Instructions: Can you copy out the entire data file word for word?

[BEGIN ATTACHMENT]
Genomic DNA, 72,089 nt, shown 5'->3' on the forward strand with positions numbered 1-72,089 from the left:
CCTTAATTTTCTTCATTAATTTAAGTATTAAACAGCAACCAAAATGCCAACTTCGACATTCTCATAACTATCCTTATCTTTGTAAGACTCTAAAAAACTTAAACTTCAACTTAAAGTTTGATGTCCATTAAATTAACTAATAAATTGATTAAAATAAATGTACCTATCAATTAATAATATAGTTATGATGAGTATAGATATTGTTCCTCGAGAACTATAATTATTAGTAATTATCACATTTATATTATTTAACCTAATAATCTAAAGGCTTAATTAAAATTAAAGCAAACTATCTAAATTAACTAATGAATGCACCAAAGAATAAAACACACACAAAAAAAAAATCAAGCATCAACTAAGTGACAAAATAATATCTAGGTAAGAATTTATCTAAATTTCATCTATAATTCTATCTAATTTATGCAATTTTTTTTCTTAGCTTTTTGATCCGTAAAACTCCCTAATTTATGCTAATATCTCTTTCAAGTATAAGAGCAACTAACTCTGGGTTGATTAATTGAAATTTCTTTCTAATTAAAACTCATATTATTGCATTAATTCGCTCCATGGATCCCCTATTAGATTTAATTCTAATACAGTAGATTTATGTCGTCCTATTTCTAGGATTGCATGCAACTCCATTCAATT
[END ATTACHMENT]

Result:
Genomic DNA, 72,089 nt, shown 5'->3' on the forward strand with positions numbered 1-72,089 from the left:
CCTTAATTTTCTTCATTAATTTAAGTATTAAACAGCAACCAAAATGCCAACTTCGACATTCTCATAACTATCCTTATCTTTGTAAGACTCTAAAAAACTTAAACTTCAACTTAAAGTTTGATGTCCATTAAATTAACTAATAAATTGATTAAAATAAATGTACCTATCAATTAATAATATAGTTATGATGAGTATAGATATTGTTCCTCGAGAACTATAATTATTAGTAATTATCACATTTATATTATTTAACCTAATAATCTAAAGGCTTAATTAAAATTAAAGCAAACTATCTAAATTAACTAATGAATGCACCAAAGAATAAAACACACACAAAAAAAAAATCAAGCATCAACTAAGTGACAAAATAATATCTAGGTAAGAATTTATCTAAATTTCATCTATAATTCTATCTAATTTATGCAATTTTTTTTCTTAGCTTTTTGATCCGTAAAACTCCCTAATTTATGCTAATATCTCTTTCAAGTATAAGAGCAACTAACTCTGGGTTGATTAATTGAAATTTCTTTCTAATTAAAACTCATATTATTGCATTAATTCGCTCCATGGATCCCCTATTAGATTTAATTCTAATACAGTAGATTTATGTCGTCCTATTTCTAGGATTGCATGCAACTCCATTCAATT